I read a quote the other day that said, “You are here to understand yourself, not to be understood.” If everyone accepted this idea, I’d happily be out of a job both as a psychologist and soul-healing practitioner.

This seems like such a Utopian concept—to accept everyone as they are and just live our lives connected to other sentient beings with no judgment, comparison or need to please anyone. For the truth is that comparison is poison to our soul. The assessment of whether we measure up to others is the first act in diminishing ourselves and our inner self. When we place judgment on whether or not we fit in, will be accepted by others or are good enough in some way, we don’t need anyone else as enemies—we already have one living right inside our own skin.

Aristotle said, “Knowing yourself is the beginning of all wisdom.” There is no wisdom in trying to know someone else fully because it will never happen. While the world doesn’t revolve around any single soul on this planet, our immediate sphere is all that matters when it comes to our conscious evolution. I spend a great deal of time each week helping others detach from societal norms, outdated or unhealthy familial patterns and various soul wounds that have accumulated along the path of an individual’s human condition, either in this lifetime or any from the past. The poison that exists in each human is palpable—so many carry the burden of comparison that I don’t think I’ll ever experience a work week that doesn’t include the removal of some foreign emotional substance that has poisoned a person’s sense of who they are.

Spiritual ipecac. That’s what we need. Humans need something that will quickly and effectively assist in purging all of the negative thoughts, judgments and comparisons that get in the way of our soul’s growth. This would require us to live from the inside out, not the outside in. We’d have to stop wondering how it will look to have a bad hair day or to have put on a few extra pounds. We wouldn’t worry about whether we had the right outfit to fit in or impress others, status wouldn’t matter and we wouldn’t worry about being seen in a discount store.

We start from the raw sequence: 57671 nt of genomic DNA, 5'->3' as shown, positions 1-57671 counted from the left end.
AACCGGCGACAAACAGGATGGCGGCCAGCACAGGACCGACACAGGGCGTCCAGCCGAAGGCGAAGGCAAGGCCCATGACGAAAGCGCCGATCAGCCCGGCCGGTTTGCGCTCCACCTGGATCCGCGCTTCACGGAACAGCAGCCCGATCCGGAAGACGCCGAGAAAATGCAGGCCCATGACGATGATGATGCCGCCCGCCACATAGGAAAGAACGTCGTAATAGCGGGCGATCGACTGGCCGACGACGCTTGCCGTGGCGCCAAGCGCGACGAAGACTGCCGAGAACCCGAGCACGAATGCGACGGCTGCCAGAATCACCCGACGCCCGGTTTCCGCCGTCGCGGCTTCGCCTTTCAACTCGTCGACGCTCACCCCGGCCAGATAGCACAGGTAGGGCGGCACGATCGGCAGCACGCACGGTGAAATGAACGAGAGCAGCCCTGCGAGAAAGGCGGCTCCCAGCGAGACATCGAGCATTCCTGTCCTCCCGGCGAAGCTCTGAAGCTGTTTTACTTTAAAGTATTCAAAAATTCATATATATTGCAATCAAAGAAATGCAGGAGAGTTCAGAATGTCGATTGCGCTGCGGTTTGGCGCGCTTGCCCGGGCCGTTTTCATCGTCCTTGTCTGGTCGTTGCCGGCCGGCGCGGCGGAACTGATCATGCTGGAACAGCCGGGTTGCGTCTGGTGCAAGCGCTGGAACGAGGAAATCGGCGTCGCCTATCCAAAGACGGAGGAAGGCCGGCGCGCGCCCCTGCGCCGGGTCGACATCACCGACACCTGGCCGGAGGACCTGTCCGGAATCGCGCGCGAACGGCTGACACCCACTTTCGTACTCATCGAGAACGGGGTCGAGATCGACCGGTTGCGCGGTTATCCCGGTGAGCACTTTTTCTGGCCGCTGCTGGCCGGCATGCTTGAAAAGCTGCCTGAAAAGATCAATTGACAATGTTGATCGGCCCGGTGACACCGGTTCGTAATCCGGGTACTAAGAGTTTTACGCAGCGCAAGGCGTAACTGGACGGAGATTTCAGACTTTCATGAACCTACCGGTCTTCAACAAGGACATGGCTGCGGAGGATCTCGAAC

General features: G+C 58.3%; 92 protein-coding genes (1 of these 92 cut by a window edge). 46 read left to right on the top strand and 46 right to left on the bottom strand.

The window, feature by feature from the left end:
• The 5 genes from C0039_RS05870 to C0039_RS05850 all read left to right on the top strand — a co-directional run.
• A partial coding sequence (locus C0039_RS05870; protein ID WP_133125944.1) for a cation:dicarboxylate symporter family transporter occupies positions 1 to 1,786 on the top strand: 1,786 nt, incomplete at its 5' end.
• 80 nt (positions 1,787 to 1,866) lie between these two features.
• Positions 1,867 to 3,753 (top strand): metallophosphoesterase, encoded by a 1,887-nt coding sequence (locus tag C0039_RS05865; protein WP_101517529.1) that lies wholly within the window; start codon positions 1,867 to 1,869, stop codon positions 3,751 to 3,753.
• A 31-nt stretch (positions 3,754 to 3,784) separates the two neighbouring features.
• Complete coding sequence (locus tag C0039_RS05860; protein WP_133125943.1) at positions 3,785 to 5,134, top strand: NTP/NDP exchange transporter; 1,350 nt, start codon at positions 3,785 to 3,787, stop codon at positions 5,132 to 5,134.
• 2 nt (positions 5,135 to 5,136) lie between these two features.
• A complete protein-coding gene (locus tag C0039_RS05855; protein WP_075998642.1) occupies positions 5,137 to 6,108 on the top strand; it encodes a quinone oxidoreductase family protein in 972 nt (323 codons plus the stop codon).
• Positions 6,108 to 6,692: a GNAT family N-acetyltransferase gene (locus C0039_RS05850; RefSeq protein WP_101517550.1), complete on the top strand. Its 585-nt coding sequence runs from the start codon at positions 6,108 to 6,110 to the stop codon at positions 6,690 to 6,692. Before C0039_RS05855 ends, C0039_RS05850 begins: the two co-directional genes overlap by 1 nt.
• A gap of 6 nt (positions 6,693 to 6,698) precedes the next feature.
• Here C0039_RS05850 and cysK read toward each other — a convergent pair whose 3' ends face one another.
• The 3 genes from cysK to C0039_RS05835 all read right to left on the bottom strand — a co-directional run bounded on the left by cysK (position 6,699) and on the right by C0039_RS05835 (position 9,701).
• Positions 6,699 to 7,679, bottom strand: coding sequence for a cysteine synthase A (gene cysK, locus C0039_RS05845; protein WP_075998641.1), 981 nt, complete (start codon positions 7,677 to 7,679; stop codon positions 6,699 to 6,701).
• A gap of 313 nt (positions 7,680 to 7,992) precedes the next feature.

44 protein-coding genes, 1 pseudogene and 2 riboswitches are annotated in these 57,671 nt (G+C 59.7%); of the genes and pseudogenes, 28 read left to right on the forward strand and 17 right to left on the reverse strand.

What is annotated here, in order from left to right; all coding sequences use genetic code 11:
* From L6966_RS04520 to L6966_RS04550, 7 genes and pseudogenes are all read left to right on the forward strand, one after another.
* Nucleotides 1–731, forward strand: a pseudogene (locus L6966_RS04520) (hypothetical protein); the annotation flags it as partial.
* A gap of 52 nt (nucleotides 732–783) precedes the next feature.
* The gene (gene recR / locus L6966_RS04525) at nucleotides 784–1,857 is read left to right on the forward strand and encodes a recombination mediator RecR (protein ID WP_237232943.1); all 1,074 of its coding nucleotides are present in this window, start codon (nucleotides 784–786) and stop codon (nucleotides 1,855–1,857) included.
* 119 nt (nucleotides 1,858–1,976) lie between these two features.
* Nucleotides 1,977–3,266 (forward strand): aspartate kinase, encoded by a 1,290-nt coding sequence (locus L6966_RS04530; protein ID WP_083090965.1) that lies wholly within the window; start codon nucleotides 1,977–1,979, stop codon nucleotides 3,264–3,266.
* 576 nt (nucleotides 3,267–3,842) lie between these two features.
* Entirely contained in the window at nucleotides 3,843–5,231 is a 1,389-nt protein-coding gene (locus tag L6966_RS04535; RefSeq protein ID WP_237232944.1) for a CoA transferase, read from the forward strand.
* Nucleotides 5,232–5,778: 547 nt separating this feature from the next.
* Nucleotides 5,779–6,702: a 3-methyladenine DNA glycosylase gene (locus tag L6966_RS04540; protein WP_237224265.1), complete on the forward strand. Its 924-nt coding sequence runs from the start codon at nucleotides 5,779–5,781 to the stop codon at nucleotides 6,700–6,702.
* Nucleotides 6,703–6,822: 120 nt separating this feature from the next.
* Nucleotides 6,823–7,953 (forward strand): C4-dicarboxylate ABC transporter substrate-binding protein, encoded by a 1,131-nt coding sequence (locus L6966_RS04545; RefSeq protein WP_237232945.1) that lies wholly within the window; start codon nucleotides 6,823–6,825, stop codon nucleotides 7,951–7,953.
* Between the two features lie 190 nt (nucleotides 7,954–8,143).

Comparison is fascinating when you think about it. In some ways, it does motivate us to be healthier individuals—eating and exercising to look a certain way. But the interesting thing is that we are more concerned with how we look on the outside than how we feel inside, how easily we move or how our medical lab tests come back during annual exams. It is such an interesting way to lead our lives.

I say over and over again that to know our soul is to know true health. As we heal from the wounds of the human condition and become more aligned in life, we care less about what others think. We don’t become more self-centered or arrogant, we become more soul-based which naturally eliminates the need to compare ourselves to others. At this point, we simply live according to our inner ally’s needs and desires.

We have a long way to go to eliminate the rampant poison of comparison. But hopefully just for today, you will purge a bit of the toxic substance.

Katherine T. Kelly Ph.D., M.S.P.H.

Katherine T. Kelly Ph.D., M.S.P.H.

With 35+ years of direct clinical experience, Dr. Kelly doesn’t just believe in helping others to heal; instead, her mission is to help them to evolve. Using her own integrative and trademarked framework—the Soul Health Model—Dr. Kelly approaches her work with clients from a “whole person” or “whole organization” perspective. She provides a uniquely progressive, yet down-to-earth approach and is well-known in therapeutic, medical and corporate communities. She thrives as she helps clients and organizations to reach what she calls “conscious evolution” through a variety of self-designed strategies. Her dedication to healing has been widely recognized as she was the recipient of the Provider of the Year Award by the regional Mental Health Association and was nominated as an Incredible Woman for a local community television network, which spotlights role models to inspire young women to pursue their own passions.

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